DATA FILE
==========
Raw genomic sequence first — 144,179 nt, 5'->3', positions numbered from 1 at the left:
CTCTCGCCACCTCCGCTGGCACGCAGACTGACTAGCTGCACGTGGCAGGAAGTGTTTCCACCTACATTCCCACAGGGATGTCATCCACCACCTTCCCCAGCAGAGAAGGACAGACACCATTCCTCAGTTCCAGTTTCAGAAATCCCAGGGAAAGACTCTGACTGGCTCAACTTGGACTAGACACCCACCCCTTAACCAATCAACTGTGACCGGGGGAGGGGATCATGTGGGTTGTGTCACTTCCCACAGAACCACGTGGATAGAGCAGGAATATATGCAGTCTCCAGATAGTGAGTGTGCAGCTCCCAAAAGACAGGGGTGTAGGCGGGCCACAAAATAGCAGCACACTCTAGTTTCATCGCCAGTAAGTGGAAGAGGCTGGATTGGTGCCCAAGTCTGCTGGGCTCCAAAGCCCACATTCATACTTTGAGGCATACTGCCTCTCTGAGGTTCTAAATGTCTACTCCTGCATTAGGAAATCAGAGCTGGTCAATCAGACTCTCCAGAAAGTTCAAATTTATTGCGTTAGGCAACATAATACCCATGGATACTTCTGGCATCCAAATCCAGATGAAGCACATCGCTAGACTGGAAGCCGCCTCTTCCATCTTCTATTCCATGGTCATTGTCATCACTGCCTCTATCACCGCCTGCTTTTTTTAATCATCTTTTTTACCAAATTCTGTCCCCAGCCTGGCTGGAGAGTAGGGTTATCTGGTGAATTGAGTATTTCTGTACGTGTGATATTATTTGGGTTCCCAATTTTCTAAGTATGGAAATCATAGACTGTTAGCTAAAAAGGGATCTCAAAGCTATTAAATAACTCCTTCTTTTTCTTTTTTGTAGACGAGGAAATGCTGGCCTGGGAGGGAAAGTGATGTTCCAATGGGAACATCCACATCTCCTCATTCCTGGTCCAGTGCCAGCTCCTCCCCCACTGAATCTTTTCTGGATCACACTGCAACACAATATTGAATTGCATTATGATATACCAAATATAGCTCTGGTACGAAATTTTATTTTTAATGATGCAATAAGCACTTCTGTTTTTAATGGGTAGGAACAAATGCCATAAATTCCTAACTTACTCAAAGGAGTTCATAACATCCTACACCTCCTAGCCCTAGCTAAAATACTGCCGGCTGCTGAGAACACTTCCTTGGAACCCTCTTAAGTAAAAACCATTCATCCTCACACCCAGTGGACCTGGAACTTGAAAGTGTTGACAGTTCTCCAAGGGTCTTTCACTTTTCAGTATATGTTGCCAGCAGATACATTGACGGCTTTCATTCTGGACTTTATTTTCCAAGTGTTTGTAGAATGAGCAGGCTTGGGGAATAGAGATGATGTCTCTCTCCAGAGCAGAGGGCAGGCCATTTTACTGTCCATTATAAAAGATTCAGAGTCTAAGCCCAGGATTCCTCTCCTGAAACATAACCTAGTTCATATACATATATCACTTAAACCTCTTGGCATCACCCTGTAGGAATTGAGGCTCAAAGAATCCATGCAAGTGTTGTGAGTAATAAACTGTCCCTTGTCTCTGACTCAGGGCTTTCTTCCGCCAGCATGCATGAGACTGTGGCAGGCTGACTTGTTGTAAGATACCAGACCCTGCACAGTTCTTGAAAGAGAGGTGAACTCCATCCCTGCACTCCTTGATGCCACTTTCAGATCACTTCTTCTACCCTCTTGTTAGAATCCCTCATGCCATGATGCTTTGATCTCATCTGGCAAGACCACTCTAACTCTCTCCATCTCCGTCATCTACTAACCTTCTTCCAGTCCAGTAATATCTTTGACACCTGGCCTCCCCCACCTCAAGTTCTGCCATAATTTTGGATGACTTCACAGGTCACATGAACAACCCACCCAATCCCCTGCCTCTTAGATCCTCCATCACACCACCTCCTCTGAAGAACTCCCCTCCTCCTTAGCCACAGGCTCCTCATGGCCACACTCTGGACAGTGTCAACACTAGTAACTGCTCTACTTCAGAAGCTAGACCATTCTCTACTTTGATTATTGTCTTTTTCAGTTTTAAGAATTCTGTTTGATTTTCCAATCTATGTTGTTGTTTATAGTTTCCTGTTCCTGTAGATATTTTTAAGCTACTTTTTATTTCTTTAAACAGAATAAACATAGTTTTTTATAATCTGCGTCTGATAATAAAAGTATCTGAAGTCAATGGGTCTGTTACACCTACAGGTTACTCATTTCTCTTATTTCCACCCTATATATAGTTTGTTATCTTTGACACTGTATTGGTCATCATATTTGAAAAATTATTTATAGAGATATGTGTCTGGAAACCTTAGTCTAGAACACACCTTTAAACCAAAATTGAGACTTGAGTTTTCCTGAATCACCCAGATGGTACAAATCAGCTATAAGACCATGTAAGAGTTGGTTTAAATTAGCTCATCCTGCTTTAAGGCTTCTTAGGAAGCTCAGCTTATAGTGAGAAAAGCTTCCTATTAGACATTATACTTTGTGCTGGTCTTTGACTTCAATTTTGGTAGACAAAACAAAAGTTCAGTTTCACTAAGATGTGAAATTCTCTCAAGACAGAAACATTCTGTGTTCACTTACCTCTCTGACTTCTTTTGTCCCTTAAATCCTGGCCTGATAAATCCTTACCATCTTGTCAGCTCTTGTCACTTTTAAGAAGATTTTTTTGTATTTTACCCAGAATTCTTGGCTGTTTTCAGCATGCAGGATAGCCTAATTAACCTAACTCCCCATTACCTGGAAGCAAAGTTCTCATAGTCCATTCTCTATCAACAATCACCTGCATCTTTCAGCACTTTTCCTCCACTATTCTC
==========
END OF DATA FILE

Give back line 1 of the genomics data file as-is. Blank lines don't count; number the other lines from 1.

Raw genomic sequence first — 144,179 nt, 5'->3', positions numbered from 1 at the left: